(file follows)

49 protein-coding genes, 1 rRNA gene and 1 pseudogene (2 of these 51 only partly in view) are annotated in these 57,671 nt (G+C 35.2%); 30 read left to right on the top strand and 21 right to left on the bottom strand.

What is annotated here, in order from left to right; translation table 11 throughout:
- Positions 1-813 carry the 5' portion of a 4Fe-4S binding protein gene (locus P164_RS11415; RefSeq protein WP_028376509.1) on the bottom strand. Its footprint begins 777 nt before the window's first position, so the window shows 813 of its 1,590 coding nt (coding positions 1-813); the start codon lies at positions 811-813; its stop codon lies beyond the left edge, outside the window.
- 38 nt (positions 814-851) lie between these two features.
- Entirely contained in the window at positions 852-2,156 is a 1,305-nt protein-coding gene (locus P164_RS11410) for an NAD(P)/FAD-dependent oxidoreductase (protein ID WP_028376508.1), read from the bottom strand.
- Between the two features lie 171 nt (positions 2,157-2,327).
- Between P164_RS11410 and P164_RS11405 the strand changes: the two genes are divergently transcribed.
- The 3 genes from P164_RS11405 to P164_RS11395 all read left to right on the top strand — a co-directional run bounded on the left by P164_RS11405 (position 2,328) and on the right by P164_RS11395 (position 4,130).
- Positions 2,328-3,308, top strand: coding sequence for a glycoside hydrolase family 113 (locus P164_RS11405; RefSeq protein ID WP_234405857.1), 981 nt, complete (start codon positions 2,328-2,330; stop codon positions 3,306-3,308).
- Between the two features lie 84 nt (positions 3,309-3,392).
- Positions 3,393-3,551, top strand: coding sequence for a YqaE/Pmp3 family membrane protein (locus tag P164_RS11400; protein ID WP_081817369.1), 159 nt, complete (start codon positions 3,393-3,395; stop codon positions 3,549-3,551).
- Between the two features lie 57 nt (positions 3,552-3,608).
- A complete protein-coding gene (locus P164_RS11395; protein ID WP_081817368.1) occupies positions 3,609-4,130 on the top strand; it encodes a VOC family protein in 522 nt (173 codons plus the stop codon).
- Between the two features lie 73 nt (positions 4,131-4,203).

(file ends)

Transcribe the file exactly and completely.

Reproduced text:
49 protein-coding genes, 1 rRNA gene and 1 pseudogene (2 of these 51 only partly in view) are annotated in these 57,671 nt (G+C 35.2%); 30 read left to right on the top strand and 21 right to left on the bottom strand.

What is annotated here, in order from left to right; translation table 11 throughout:
- Positions 1-813 carry the 5' portion of a 4Fe-4S binding protein gene (locus P164_RS11415; RefSeq protein WP_028376509.1) on the bottom strand. Its footprint begins 777 nt before the window's first position, so the window shows 813 of its 1,590 coding nt (coding positions 1-813); the start codon lies at positions 811-813; its stop codon lies beyond the left edge, outside the window.
- 38 nt (positions 814-851) lie between these two features.
- Entirely contained in the window at positions 852-2,156 is a 1,305-nt protein-coding gene (locus P164_RS11410) for an NAD(P)/FAD-dependent oxidoreductase (protein ID WP_028376508.1), read from the bottom strand.
- Between the two features lie 171 nt (positions 2,157-2,327).
- Between P164_RS11410 and P164_RS11405 the strand changes: the two genes are divergently transcribed.
- The 3 genes from P164_RS11405 to P164_RS11395 all read left to right on the top strand — a co-directional run bounded on the left by P164_RS11405 (position 2,328) and on the right by P164_RS11395 (position 4,130).
- Positions 2,328-3,308, top strand: coding sequence for a glycoside hydrolase family 113 (locus P164_RS11405; RefSeq protein ID WP_234405857.1), 981 nt, complete (start codon positions 2,328-2,330; stop codon positions 3,306-3,308).
- Between the two features lie 84 nt (positions 3,309-3,392).
- Positions 3,393-3,551, top strand: coding sequence for a YqaE/Pmp3 family membrane protein (locus tag P164_RS11400; protein ID WP_081817369.1), 159 nt, complete (start codon positions 3,393-3,395; stop codon positions 3,549-3,551).
- Between the two features lie 57 nt (positions 3,552-3,608).
- A complete protein-coding gene (locus P164_RS11395; protein ID WP_081817368.1) occupies positions 3,609-4,130 on the top strand; it encodes a VOC family protein in 522 nt (173 codons plus the stop codon).
- Between the two features lie 73 nt (positions 4,131-4,203).